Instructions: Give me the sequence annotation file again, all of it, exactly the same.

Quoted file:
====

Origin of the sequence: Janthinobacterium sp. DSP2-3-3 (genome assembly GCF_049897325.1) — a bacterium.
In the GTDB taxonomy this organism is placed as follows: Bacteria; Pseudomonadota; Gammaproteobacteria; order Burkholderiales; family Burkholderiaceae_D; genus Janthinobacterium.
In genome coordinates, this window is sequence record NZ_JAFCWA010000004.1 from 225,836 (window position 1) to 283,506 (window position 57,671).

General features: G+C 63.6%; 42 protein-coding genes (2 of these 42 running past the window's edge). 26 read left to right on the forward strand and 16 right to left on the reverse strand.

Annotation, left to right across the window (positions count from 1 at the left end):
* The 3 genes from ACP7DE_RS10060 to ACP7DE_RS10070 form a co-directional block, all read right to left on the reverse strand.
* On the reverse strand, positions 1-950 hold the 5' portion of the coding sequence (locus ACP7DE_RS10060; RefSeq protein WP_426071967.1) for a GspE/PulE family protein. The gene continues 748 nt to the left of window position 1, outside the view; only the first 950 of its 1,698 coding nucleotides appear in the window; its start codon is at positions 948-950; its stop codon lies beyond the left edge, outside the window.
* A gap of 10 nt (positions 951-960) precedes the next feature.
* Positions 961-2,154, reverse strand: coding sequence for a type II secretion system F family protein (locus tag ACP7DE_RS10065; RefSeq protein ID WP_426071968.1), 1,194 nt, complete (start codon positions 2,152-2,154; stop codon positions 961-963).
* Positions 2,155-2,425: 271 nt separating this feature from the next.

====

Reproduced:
Origin of the sequence: Janthinobacterium sp. DSP2-3-3 (genome assembly GCF_049897325.1) — a bacterium.
In the GTDB taxonomy this organism is placed as follows: Bacteria; Pseudomonadota; Gammaproteobacteria; order Burkholderiales; family Burkholderiaceae_D; genus Janthinobacterium.
In genome coordinates, this window is sequence record NZ_JAFCWA010000004.1 from 225,836 (window position 1) to 283,506 (window position 57,671).

General features: G+C 63.6%; 42 protein-coding genes (2 of these 42 running past the window's edge). 26 read left to right on the forward strand and 16 right to left on the reverse strand.

Annotation, left to right across the window (positions count from 1 at the left end):
* The 3 genes from ACP7DE_RS10060 to ACP7DE_RS10070 form a co-directional block, all read right to left on the reverse strand.
* On the reverse strand, positions 1-950 hold the 5' portion of the coding sequence (locus ACP7DE_RS10060; RefSeq protein WP_426071967.1) for a GspE/PulE family protein. The gene continues 748 nt to the left of window position 1, outside the view; only the first 950 of its 1,698 coding nucleotides appear in the window; its start codon is at positions 948-950; its stop codon lies beyond the left edge, outside the window.
* A gap of 10 nt (positions 951-960) precedes the next feature.
* Positions 961-2,154, reverse strand: coding sequence for a type II secretion system F family protein (locus tag ACP7DE_RS10065; RefSeq protein ID WP_426071968.1), 1,194 nt, complete (start codon positions 2,152-2,154; stop codon positions 961-963).
* Positions 2,155-2,425: 271 nt separating this feature from the next.